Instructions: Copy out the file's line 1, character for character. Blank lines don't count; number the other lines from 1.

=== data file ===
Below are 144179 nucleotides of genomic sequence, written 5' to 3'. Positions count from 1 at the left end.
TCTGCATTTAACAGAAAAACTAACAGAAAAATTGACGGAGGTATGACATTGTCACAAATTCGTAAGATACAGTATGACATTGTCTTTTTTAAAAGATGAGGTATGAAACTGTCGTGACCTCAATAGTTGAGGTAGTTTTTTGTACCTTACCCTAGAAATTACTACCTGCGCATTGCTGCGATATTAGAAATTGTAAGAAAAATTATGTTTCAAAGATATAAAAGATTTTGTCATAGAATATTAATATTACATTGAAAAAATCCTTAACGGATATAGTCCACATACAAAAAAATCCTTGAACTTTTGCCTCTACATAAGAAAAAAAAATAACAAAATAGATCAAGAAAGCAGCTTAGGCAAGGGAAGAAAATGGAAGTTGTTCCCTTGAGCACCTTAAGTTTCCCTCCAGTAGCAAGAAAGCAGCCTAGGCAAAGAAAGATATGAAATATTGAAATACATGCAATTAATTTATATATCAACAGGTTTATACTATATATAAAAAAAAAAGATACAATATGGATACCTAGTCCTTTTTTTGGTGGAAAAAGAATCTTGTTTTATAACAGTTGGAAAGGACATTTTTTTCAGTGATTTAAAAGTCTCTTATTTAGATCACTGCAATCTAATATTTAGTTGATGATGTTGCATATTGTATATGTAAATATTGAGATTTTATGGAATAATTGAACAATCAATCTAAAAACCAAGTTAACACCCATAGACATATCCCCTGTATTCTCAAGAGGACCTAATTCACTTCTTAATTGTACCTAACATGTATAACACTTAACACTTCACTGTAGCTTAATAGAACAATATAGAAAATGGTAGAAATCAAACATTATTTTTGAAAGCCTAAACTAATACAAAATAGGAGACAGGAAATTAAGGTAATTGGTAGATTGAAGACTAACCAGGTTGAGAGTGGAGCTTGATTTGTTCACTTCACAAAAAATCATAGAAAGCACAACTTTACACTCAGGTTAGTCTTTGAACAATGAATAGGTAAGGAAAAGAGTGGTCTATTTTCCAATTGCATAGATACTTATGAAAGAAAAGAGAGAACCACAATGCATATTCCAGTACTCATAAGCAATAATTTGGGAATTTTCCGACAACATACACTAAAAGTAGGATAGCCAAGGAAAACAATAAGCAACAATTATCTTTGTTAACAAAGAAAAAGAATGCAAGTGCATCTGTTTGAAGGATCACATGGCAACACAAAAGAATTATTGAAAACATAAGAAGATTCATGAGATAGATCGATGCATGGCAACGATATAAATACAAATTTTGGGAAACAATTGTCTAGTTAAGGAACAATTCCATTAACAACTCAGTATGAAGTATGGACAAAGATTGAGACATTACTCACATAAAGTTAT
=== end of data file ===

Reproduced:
Below are 144179 nucleotides of genomic sequence, written 5' to 3'. Positions count from 1 at the left end.